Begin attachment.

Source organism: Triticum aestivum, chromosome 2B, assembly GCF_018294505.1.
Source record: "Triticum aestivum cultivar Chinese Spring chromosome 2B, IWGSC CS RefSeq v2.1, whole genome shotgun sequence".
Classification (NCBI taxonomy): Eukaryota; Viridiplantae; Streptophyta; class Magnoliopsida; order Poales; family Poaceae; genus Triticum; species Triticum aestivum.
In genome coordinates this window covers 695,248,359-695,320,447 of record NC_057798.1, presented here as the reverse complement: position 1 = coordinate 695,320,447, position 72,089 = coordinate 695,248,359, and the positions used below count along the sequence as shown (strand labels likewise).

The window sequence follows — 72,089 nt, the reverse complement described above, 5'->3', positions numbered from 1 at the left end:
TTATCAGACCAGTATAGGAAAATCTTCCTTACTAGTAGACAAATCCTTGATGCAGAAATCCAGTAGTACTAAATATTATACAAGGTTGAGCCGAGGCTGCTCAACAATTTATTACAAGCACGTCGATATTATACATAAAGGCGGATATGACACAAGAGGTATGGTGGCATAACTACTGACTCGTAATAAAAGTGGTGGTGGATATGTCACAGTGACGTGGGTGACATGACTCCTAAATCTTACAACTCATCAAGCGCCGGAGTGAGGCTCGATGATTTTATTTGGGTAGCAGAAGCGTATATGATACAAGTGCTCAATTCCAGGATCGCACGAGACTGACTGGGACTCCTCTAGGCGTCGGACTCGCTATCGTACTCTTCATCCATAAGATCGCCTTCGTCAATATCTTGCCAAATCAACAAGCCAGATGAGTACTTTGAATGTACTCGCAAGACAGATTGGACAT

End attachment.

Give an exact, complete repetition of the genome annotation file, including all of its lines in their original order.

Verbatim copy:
Source organism: Triticum aestivum, chromosome 2B, assembly GCF_018294505.1.
Source record: "Triticum aestivum cultivar Chinese Spring chromosome 2B, IWGSC CS RefSeq v2.1, whole genome shotgun sequence".
Classification (NCBI taxonomy): Eukaryota; Viridiplantae; Streptophyta; class Magnoliopsida; order Poales; family Poaceae; genus Triticum; species Triticum aestivum.
In genome coordinates this window covers 695,248,359-695,320,447 of record NC_057798.1, presented here as the reverse complement: position 1 = coordinate 695,320,447, position 72,089 = coordinate 695,248,359, and the positions used below count along the sequence as shown (strand labels likewise).

The window sequence follows — 72,089 nt, the reverse complement described above, 5'->3', positions numbered from 1 at the left end:
TTATCAGACCAGTATAGGAAAATCTTCCTTACTAGTAGACAAATCCTTGATGCAGAAATCCAGTAGTACTAAATATTATACAAGGTTGAGCCGAGGCTGCTCAACAATTTATTACAAGCACGTCGATATTATACATAAAGGCGGATATGACACAAGAGGTATGGTGGCATAACTACTGACTCGTAATAAAAGTGGTGGTGGATATGTCACAGTGACGTGGGTGACATGACTCCTAAATCTTACAACTCATCAAGCGCCGGAGTGAGGCTCGATGATTTTATTTGGGTAGCAGAAGCGTATATGATACAAGTGCTCAATTCCAGGATCGCACGAGACTGACTGGGACTCCTCTAGGCGTCGGACTCGCTATCGTACTCTTCATCCATAAGATCGCCTTCGTCAATATCTTGCCAAATCAACAAGCCAGATGAGTACTTTGAATGTACTCGCAAGACAGATTGGACAT